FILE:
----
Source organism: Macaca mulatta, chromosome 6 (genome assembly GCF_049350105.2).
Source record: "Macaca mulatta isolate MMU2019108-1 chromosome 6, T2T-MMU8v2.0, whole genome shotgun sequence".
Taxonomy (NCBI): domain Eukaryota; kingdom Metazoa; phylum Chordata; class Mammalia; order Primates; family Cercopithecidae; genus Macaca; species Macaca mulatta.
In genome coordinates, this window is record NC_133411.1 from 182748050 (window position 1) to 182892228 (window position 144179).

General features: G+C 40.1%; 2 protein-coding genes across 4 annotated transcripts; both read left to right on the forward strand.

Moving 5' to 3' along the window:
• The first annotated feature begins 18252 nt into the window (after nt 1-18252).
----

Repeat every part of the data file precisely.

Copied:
Source organism: Macaca mulatta, chromosome 6 (genome assembly GCF_049350105.2).
Source record: "Macaca mulatta isolate MMU2019108-1 chromosome 6, T2T-MMU8v2.0, whole genome shotgun sequence".
Taxonomy (NCBI): domain Eukaryota; kingdom Metazoa; phylum Chordata; class Mammalia; order Primates; family Cercopithecidae; genus Macaca; species Macaca mulatta.
In genome coordinates, this window is record NC_133411.1 from 182748050 (window position 1) to 182892228 (window position 144179).

General features: G+C 40.1%; 2 protein-coding genes across 4 annotated transcripts; both read left to right on the forward strand.

Moving 5' to 3' along the window:
• The first annotated feature begins 18252 nt into the window (after nt 1-18252).